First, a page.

Macerated or infused oils are a key part of herbal traditions and a central part of the majority of the Archeus range.

At Archeus we use a range of plant oils such as camellia, olive, sunflower, castor, borage, hemp seed and pomegranate oil. Each of these oils has its own unique identity, colour, rate of absorption and shelf life.

Castor oil, for example, is a very thick, viscous oil with an extremely long shelf life. It helps the skin retain moisture. By comparison, borage oil is a light oil and due to its high rate of essential fatty acids (the things our body needs but cannot produce) it is prone to oxidising and has a much shorter shelf life.

When I formulate products for Archeus I think about what I want the product to do, and how I want it to feel. I also think about the energetic qualities of each plant such as peace, protection, love and subtler variations of all of these. From there I start to select the oils I want to use.

The next step in this process though is thinking about what beneficial properties I want the product to contain. This dictates what other herbs I select to include in the mix.

There are a few ways you can introduce these other herbs: oil maceration or infusion, water infusion or decoction, alcohol or glycerite tincture. Personally, I love making oil macerations because I think that you get a double-whammy of benefits: the therapeutic qualities of the herbs added and the soothing and therapeutic qualities of the oil. American herbalist James Wood describes this very nicely, “Medicinal oil infusions, when applied to the skin, form a protective covering and are used to hold other therapeutic or cosmetic agents to the skin.”

Maceration is really just another word for soaking, or infusing. I make my oil macerations a couple of different ways. If I am using fresh plant material from the Archeus gardens, say for example plantago lanceolata (plantain), I first gather it, making sure to give thanks to mother nature for the gifts she has provided, then I spread the plant matter out and let it wilt a bit. Overnight is good. This helps reduce the water content of the plant material. Then I chop it up and put it into an airtight container with the oil at weight ratio of about 1:1.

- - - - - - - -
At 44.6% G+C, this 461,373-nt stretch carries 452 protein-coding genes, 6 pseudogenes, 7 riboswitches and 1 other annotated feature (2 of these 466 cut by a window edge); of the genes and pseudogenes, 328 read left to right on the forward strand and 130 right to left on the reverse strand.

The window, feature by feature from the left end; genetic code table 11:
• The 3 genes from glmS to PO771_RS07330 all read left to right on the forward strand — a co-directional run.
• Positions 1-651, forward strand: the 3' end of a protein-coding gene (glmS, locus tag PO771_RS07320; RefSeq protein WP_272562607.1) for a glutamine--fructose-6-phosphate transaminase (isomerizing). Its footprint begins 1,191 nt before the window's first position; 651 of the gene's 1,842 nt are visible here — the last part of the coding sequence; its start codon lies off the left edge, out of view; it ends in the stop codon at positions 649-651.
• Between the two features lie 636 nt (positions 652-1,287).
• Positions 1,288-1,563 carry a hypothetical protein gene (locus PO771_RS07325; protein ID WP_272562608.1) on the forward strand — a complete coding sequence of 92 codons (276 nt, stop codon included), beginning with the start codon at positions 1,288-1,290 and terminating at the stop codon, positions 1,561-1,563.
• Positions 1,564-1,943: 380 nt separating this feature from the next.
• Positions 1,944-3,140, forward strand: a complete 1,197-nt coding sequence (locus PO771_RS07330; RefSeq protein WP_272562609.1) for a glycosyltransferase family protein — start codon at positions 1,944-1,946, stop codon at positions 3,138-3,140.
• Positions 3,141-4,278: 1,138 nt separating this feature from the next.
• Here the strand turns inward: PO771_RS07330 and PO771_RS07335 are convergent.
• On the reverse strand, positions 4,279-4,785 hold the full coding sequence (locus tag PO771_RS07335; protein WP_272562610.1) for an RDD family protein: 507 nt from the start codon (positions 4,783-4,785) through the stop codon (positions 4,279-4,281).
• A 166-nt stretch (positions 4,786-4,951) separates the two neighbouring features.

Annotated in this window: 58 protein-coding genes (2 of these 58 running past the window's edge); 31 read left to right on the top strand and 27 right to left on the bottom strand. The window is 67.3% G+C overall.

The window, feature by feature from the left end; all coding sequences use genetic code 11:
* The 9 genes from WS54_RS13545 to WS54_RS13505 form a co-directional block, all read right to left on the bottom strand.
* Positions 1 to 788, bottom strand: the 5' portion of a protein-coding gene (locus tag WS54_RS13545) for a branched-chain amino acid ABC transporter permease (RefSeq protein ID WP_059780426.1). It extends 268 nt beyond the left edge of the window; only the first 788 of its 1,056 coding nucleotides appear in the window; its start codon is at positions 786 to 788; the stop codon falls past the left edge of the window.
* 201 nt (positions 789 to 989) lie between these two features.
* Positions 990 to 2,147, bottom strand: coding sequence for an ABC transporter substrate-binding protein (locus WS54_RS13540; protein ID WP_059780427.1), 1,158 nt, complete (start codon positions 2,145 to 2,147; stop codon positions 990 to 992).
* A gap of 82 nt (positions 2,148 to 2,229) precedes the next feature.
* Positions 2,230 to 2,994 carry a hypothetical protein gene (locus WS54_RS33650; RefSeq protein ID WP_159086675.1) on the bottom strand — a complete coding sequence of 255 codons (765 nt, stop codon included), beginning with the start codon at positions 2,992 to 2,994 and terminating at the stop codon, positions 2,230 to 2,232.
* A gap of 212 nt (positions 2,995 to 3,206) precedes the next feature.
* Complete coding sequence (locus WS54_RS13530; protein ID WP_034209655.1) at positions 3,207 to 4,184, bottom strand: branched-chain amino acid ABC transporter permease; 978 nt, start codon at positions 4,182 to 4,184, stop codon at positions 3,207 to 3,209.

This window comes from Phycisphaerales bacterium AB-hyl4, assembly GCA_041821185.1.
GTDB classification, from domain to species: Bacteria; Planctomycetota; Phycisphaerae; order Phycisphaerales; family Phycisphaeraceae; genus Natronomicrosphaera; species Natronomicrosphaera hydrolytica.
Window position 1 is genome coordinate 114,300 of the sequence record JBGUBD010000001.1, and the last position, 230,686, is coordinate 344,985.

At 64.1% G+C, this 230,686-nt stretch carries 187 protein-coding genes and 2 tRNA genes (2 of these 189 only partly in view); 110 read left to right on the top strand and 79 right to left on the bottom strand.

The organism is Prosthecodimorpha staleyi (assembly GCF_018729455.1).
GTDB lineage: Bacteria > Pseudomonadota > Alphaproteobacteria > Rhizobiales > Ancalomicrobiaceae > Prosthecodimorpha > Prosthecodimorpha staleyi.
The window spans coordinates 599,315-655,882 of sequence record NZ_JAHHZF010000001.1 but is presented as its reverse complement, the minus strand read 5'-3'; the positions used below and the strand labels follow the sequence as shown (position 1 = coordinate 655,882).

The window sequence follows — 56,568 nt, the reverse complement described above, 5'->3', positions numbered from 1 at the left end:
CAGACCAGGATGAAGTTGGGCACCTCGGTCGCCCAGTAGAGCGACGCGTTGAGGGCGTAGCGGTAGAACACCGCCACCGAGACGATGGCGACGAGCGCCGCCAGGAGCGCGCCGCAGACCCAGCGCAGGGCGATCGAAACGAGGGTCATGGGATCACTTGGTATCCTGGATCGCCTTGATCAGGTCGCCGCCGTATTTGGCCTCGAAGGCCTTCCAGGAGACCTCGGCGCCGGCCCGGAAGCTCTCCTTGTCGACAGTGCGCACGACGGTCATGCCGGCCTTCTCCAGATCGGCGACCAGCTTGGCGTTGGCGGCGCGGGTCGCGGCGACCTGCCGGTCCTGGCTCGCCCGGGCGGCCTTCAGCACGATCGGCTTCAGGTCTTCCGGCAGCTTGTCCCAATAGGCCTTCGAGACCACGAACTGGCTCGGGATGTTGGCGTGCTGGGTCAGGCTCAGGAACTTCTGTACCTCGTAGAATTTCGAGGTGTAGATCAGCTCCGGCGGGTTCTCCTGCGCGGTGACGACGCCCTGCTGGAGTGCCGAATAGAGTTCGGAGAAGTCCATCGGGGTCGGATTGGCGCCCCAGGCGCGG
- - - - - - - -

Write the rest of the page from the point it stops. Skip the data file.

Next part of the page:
Sometimes I leave this container in a warm place to gently macerate or infuse over a period of time, making sure to check the container regularly and to top up the oil if needed. This can be left for a couple of weeks or so and then carefully strained. I had a little Vitamin E to the oil to help prevent it going rancid too quickly. When you use fresh plant matter you do have to train it carefully as there will be some water content which will be at the bottom of the container in a gloopy looking brown sludge. We don’t want that!

It is always a joy to see the base oil such as organic camellia oil begin to take up the properties of the herbs

The other way I make these oils is a bit shorter. I may use fresh herbs, or I may use dried herbs. Some of these will have been grown and dried in the Archeus gardens and apothecary and others will have been sourced from around the world (sadly NZ does not produce all the herbs we need). I add oil to the dried herbs at a ratio of about 1:10 - 1:15 and then gently warm the mixture to about 38C each day for anything up to a week. Then I strain and store. The leftover herb is called 'the marc' and is returned to the garden as compost.

It is always a joy to see the base oil such as organic camellia oil begin to take up the properties of the herbs. The colour of the oil will change. For example, if it is being macerated with something like nettles it will go a dark green; or if it is with calendula or St John’s Wort it will go a beautiful golden or red colour.

A big part of our ethos at Archeus is to work with traditional techniques and wisdom. Preparing these beautiful macerated and thus, medicinal oils, is at the heart of this.  This is also what makes the Archeus products so effective and special.



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1 comment

  • Greetings Archeus,

    I have been working with a local healtheries factory here in Hastings who makes up my moisteriser and baby balm for my whanau. One of the ingredients is a hemp tincture, which she extracts using alcohol. Lately, I have received the product, and it appears to have a lot of small droplets on the surface of the balm, sort of waxy droplets. Could you provide some advice as to why this maybe?

    Linda Te Nahu on

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